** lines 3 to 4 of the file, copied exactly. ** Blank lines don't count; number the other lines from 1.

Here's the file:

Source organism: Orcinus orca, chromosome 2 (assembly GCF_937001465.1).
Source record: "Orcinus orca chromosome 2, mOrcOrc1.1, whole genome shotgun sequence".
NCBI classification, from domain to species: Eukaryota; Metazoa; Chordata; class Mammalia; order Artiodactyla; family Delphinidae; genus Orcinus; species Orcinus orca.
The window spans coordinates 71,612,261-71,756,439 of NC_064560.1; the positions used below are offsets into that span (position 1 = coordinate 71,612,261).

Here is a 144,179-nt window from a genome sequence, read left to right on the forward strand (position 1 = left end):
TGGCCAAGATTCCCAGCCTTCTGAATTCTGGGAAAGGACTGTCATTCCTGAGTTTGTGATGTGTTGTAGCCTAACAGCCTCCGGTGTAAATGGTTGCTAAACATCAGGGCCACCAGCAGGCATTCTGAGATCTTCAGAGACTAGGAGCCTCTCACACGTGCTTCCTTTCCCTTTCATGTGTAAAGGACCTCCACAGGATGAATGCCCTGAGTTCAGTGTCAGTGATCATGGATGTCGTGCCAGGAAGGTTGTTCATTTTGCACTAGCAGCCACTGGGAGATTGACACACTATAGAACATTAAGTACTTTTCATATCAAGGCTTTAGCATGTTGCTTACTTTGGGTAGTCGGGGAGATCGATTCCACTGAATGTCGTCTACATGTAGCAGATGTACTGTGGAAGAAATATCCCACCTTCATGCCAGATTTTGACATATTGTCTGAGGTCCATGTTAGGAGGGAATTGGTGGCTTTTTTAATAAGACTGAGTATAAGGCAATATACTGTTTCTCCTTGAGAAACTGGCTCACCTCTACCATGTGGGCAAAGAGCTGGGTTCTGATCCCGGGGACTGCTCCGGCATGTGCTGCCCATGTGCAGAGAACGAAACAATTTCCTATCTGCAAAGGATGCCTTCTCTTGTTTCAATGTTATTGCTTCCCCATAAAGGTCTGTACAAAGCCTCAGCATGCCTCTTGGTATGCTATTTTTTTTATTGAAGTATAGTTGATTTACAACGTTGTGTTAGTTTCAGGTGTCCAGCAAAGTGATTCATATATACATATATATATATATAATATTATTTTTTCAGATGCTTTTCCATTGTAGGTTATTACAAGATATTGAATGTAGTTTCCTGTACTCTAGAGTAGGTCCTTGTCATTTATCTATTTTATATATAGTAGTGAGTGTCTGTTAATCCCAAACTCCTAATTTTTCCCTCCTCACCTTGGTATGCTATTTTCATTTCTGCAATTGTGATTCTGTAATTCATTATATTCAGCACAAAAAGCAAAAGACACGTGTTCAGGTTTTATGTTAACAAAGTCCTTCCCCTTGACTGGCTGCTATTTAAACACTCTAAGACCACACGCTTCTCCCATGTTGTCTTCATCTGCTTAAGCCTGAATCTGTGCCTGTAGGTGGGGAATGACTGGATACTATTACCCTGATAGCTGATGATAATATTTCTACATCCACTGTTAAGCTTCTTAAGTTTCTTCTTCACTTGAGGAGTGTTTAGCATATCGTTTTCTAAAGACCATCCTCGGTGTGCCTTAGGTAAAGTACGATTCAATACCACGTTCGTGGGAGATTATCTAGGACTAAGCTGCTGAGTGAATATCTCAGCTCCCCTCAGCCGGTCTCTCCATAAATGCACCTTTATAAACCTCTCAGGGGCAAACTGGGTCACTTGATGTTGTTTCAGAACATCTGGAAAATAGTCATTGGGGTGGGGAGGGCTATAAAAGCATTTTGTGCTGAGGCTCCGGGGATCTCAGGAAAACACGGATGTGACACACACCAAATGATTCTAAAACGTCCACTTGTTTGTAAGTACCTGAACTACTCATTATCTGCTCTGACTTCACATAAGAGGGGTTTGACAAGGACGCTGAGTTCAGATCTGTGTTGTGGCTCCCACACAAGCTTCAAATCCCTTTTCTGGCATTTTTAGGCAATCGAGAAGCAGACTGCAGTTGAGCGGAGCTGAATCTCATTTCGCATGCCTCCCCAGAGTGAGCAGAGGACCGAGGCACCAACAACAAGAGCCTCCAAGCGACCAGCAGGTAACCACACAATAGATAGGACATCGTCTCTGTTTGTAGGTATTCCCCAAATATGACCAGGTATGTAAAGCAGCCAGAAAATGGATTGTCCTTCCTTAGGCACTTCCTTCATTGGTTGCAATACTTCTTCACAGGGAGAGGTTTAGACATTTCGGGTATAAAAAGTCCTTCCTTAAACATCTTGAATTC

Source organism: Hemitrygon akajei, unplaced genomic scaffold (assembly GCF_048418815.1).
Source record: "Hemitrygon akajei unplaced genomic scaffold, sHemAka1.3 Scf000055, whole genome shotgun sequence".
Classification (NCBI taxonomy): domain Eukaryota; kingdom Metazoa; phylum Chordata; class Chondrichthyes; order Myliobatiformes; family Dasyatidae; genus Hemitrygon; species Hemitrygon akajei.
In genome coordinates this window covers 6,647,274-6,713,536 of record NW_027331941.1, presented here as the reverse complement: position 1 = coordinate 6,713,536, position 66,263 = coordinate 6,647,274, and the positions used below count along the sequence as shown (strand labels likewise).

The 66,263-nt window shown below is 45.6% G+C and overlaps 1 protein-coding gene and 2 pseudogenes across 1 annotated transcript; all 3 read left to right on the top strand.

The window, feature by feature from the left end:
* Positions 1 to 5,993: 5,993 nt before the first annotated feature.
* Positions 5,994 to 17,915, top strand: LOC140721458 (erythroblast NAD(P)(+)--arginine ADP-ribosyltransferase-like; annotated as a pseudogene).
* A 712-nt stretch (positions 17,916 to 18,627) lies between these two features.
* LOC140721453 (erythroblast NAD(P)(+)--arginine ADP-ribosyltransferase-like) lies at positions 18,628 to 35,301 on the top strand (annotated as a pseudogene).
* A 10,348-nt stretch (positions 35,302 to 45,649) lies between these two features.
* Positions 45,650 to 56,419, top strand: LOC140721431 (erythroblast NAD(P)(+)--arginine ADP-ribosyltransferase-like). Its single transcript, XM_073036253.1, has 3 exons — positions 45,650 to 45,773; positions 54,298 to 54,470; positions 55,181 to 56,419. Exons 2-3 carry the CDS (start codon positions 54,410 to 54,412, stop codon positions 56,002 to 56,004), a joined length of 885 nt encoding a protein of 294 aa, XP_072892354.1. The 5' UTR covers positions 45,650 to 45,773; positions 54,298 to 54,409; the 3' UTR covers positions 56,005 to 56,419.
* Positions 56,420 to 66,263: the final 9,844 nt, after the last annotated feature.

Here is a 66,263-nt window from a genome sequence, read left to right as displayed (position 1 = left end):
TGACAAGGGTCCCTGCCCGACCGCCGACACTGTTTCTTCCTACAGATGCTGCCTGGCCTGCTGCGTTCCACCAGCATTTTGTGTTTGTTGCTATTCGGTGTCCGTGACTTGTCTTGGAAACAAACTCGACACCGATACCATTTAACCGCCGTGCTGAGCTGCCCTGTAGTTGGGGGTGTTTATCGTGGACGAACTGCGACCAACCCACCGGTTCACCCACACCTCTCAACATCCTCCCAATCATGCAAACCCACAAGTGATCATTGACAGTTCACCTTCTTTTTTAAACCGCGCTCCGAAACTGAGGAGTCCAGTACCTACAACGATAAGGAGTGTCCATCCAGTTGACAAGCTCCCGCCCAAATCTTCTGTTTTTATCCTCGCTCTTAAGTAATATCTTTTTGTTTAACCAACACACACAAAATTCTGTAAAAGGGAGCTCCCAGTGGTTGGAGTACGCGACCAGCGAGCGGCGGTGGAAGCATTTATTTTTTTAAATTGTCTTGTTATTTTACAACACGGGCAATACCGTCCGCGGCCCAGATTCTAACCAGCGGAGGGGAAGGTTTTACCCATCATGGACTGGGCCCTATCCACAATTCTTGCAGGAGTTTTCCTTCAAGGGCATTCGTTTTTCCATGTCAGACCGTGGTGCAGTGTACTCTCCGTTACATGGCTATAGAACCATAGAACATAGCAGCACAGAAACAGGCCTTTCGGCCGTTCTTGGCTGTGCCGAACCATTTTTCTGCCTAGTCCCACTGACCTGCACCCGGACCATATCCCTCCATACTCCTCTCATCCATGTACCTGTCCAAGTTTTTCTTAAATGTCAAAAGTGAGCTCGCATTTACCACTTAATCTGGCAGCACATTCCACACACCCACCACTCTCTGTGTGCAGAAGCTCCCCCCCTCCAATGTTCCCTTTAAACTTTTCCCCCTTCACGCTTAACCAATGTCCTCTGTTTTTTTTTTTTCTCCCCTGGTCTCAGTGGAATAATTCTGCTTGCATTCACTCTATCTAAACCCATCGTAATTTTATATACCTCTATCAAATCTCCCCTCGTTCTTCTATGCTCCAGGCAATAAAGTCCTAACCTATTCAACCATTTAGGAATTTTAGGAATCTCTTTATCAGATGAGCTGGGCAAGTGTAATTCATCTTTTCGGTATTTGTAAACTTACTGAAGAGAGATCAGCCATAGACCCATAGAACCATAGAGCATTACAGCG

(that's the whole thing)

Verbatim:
NCBI classification, from domain to species: Eukaryota; Metazoa; Chordata; class Mammalia; order Artiodactyla; family Delphinidae; genus Orcinus; species Orcinus orca.
The window spans coordinates 71,612,261-71,756,439 of NC_064560.1; the positions used below are offsets into that span (position 1 = coordinate 71,612,261).